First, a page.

Saturday, February 27, 2010

Garlic.....friend or foe?

A reader recently posted a question to me regarding the use of garlic for dogs. The ASPCA Poison Control list includes garlic as toxic to dogs. The recipe shared by Halo Pets for their Spot's Stew includes garlic in its ingredients. The reader pointed this out to me, so I advised that I didn't have the answer but would see what I could find out.

After doing a good deal of research on the subject, I will share with you what I found.

Obviously, there is a great deal of contradictory information on whether garlic is good or bad for dogs. Some people advise that garlic is toxic to dogs and can cause anemia, bleeding, and even death. Others swear by garlic as a healthy supplement and flea repellent for dogs.

Let's look at the facts.

Garlic is a member of the onion family and is high is sulpher. Onions and garlic contain a compound called thiosulphate. In extremely high levels, thiosulphate can be a dangerous toxin that can cause hemolyctic anemia in dogs. Onions are highly toxic to dogs due to the relatively high concentration of theiosulphate. Garlic also contains this compound, but but in very limited quantities compared to onions.

Ingestion of large quantities of thiosulphate can cause Heinz-body (hemolytic) anemia resulting from oxidative damage to red blood cells. When red blood cells are destroyed, the body becomes oxygen-deprived and life-threatening conditions can develop rapidly.

Symptoms of hemolytic anemia include:
  • Weakness/lethargy
  • Discolored Urine
  • Pale or white gums
  • Rapid breathing
  • Vomiting
  • Diarrhea
Veterinarians caution that, due to the possible effect on red blood cells, puppies under 8 weeks of age, dogs scheduled for surgery, and dogs with pre-existing anemia should not be given onions or garlic in any amount.

Veterinarians at the Wesley Chapel Veterinary Hospital in Florida claim that raw or cooked onions, onion powder, shallots, garlic or garlic powder all contain a substance that causes destruction of red blood cells resulting in potentially life-threatening anemia.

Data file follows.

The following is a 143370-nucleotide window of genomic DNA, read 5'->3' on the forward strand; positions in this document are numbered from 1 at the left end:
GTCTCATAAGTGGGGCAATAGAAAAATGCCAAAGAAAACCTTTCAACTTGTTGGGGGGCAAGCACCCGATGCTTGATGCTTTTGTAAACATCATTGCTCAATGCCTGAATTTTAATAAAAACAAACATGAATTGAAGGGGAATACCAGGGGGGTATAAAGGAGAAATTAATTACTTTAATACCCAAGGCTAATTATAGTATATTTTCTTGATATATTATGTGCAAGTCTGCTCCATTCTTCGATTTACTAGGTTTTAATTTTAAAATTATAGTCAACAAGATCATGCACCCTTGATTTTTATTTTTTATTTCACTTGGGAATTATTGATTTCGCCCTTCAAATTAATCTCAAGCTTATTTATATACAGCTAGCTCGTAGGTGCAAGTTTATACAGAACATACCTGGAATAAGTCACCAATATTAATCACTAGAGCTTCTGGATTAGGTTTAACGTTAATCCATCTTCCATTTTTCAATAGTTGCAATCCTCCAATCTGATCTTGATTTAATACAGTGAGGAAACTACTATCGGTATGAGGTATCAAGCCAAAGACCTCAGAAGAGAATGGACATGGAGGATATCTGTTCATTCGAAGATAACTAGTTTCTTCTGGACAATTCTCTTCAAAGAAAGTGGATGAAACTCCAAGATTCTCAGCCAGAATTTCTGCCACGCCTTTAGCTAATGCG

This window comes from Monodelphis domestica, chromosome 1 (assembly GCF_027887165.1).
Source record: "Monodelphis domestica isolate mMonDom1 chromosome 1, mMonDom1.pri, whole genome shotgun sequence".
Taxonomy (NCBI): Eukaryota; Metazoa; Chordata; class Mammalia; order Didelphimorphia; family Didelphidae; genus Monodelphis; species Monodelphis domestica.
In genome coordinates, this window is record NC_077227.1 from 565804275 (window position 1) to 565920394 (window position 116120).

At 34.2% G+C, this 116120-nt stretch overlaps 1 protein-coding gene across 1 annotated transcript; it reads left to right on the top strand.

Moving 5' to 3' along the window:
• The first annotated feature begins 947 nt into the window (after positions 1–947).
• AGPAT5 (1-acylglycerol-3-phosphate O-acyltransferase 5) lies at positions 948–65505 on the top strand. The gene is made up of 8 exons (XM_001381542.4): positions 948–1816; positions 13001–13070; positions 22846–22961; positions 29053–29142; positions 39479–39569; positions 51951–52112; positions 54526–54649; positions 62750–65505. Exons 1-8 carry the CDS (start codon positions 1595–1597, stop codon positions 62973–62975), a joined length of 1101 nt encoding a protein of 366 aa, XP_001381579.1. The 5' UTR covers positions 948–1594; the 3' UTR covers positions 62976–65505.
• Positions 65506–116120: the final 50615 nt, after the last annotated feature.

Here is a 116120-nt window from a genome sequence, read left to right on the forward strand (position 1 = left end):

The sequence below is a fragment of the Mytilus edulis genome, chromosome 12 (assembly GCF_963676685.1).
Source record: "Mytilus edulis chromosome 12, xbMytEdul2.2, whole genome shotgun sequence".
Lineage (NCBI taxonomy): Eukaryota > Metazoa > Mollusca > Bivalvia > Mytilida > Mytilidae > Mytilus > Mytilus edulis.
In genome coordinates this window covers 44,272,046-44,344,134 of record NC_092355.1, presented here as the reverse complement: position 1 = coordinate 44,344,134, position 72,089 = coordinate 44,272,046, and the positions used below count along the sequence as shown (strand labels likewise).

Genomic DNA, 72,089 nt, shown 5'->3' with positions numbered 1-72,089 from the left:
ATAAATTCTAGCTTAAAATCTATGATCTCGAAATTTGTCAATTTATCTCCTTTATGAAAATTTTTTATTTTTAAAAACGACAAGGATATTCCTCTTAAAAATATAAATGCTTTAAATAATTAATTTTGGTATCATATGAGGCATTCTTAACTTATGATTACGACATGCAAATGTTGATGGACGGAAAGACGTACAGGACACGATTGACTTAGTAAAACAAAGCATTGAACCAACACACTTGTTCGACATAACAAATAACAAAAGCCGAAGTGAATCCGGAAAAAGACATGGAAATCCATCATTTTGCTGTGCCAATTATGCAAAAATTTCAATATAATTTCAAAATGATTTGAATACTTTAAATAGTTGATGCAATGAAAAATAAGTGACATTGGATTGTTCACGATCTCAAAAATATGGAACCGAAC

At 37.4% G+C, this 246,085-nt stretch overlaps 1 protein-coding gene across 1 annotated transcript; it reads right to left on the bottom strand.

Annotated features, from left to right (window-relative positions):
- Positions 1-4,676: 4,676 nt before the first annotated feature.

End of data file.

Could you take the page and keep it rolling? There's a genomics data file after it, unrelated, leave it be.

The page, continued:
All that being said, are there benefits to using garlic, and how much is safe?

For healthy, adult dogs, the small amount of garlic in commercial foods and treats has not been shown to cause problems. The exact amount of a toxic dose is unknown, and depends on the size and health of the dog as well.

When used in moderation, garlic seems to be a healthy supplement. According to Charlie Fox, the co-author of The Garlic Cure (McCleery & Sons, 2002), garlic can be used to stimulate and support immune function, trigger gastric juices for better digestion, encourage the growth of friendly bacteria, and prevent infections. He claims to have seen garlic reduce the risk of cardiovascular disease and cancer as well as improve blood sugar regulation and promote detoxification.

Dr. Richard Pitcairn, probably the preeminent authority on natural pet care and providing home made food for dogs and cats lists garlic as an acceptable ingredient. He states "Garlic helps eliminate worms, strengthen digestion, and beneficially stimulate the intestinal tract. Use it to promote intestinal health. It is also indicated for animals that have been on a high meat or fish diet, and those that tend to be overweight or suffer from arthritis or dysplasia. Include fresh, grated garlic with each meal, using 1/2-3 cloves, depending on the animal's size. Cats can be given 1/2 clove a day".

Dr. Pitcairn has been providing home made recipes and natural remedies to address health issues in pets for over 27 years. This quote is from his most recent book in its third addition. claims that garlic boosts immunities, fights infection, enhances liver function, lowers blood fats, and repels ticks and fleas.

Aleda M. Cheng, DVM CVA of uses garlic in canine cancer patients as a secondary treatment to traditional or holistic/herbal chemotherapy treatments. She feels that small amounts as an anti-cancer supplement outweigh any possible adverse effects, but also confirms that large doses can cause anemia.

Wolves have been known to eat homeopathic remedies such as wild garlic to keep away parasites, and willow bark to help with aches and pains.

It seems that the key here is the amount of garlic consumed. As stated earlier, small amounts seem to provide numerous health benefits to dogs. Large amounts of garlic do have the potential to be toxic, even deadly, to pets. Onions contain much more of the toxic compound and should be avoided completely.

Pet owners who want to give their dog garlic (besides what may be in their commercial diet or treats) should discuss dosage amounts with their vet and whether the benefits are worth any possible risks. As pet owners, we need to be aware of any dangers and keep an eye on the health of our pets. Your pet may experience health benefits from garlic as stated in the comments above.

Personally, I don't add any garlic to the home made "stew" that I make for my guys, but I DO make them cheddar/garlic treats that have a small amount of garlic powder in them (approximately 1 or 2 teaspoons to a large batch of dough). I have yet to see any problems with anything I have fed them.

My recommendation is, as always, talk to your vet, do your own additional research, weigh your options carefully, then do what you think is best for your pet. I have provided facts from both sides of the fence here, and I hope it is helpful in making your decision.

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